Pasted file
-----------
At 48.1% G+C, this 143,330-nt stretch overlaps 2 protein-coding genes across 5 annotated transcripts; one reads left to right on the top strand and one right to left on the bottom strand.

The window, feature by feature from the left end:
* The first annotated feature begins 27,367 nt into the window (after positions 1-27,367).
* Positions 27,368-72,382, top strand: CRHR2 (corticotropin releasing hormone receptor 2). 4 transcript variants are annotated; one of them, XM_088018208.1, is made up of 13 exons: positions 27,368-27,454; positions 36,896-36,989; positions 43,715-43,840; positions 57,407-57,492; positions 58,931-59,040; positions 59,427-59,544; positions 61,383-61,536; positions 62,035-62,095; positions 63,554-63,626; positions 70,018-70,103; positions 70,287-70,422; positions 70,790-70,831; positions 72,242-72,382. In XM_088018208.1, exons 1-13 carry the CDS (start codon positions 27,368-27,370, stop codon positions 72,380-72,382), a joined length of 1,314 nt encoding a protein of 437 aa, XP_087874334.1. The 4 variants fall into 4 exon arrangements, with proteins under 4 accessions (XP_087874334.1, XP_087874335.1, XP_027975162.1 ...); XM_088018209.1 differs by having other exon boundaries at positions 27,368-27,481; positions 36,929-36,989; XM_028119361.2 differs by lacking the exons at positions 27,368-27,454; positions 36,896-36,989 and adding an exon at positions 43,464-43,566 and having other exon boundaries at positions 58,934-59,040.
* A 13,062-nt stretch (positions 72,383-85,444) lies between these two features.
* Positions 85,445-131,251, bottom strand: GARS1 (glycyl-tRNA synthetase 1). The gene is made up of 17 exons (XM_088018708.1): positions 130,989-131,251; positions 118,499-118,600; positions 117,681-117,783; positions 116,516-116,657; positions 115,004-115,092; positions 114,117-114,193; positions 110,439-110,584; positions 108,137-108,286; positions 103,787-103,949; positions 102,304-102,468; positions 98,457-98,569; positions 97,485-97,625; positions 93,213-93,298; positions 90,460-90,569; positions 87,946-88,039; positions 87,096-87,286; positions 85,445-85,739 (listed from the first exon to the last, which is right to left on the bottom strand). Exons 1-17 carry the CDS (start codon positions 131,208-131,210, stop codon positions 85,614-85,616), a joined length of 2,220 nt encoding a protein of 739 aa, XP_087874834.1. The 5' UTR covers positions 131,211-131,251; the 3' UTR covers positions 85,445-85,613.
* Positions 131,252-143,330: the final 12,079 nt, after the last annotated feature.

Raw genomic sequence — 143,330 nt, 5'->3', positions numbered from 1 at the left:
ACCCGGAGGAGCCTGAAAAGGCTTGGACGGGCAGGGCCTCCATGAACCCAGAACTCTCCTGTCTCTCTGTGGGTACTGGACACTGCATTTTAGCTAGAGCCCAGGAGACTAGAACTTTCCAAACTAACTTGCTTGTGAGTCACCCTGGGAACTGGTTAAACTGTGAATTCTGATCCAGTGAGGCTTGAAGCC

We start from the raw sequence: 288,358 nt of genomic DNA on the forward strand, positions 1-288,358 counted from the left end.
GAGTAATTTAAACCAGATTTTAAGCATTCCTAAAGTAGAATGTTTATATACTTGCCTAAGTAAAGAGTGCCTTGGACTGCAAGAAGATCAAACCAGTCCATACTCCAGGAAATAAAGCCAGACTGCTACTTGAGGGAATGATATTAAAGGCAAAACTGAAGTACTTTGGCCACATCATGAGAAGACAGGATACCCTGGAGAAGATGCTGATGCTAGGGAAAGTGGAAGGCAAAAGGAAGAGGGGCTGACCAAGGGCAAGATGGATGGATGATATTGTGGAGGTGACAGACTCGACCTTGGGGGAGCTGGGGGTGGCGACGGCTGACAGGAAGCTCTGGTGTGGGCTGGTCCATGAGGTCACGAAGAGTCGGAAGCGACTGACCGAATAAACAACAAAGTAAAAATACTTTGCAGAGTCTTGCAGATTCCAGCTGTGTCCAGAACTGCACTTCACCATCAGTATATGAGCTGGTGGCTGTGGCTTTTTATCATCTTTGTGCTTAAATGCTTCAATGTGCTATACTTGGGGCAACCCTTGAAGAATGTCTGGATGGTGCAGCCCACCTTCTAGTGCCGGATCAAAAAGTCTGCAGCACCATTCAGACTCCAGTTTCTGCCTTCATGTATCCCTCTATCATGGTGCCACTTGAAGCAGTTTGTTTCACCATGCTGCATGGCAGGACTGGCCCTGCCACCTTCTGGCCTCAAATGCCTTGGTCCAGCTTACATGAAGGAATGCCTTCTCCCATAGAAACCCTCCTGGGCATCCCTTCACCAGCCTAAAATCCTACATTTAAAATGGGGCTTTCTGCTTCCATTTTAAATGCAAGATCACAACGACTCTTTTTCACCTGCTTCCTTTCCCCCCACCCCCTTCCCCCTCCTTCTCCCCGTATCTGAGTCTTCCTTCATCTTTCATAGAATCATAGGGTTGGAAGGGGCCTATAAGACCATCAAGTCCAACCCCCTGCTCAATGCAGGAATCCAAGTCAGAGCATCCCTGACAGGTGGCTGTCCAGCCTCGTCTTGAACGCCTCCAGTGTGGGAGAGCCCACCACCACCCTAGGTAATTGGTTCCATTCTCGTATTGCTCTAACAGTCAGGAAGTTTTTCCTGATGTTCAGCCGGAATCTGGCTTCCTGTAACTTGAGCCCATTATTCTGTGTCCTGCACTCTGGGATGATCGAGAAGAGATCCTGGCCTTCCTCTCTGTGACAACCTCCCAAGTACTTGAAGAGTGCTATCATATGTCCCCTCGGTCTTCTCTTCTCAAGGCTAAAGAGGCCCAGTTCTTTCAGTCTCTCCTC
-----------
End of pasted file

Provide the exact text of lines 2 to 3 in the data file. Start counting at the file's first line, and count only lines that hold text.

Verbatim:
The window, feature by feature from the left end:
* The first annotated feature begins 27,367 nt into the window (after positions 1-27,367).